The Silken East v
Upper Irrawaddy. From Minsin, in the east, the river curves to Naukp, and, looking back from here, there is a fine view of the troubled outline and citadel-like forms of the hills, that rise between the river and the mountain wall of the wild Chins in the west.
Ledges of cliff and rock abut on the river, deep in hanging fern and velvet-textured moss. At these points the river swirls and foams, impeded in its straight
the territories it has won. But the marks of its supremacy, like blast holes and chisel cuts, bespatter the rocky banks all the way from Monywa to Hkamti.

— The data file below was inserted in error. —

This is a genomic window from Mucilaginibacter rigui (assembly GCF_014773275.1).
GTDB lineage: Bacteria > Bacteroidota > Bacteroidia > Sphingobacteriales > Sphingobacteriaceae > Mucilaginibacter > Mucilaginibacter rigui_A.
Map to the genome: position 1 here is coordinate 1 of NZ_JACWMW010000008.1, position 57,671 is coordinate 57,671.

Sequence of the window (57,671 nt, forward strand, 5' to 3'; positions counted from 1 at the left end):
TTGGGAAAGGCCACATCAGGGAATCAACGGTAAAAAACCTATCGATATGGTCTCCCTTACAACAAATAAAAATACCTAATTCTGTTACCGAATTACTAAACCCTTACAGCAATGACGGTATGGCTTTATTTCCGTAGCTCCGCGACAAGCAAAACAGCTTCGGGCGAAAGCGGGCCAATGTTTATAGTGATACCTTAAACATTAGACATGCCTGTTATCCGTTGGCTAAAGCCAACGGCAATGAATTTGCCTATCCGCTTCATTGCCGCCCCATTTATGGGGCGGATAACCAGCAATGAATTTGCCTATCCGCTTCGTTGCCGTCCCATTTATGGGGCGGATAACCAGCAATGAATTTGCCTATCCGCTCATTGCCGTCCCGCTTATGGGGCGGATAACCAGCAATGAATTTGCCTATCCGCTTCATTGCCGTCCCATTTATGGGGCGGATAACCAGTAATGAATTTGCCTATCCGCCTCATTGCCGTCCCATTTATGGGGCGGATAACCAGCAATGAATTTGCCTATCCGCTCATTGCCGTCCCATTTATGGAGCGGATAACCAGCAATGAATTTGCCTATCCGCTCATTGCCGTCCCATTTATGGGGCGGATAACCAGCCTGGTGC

Pink and black buffaloes all along the river stare, through the reeds, out of wild eyes at the passing steamer. Here and there a party of men, with dahs slung over their naked shoulders, and women in scarlet wrappings which drop in a fall over their ample breasts,
a glimpse from ashore
course ; and the line of the high floods on its rocky walls tells eloquently of a greatly fallen river. Foot by foot, and inch by inch, till the melting of winter snows again replenishes its flood, the river gives back to the land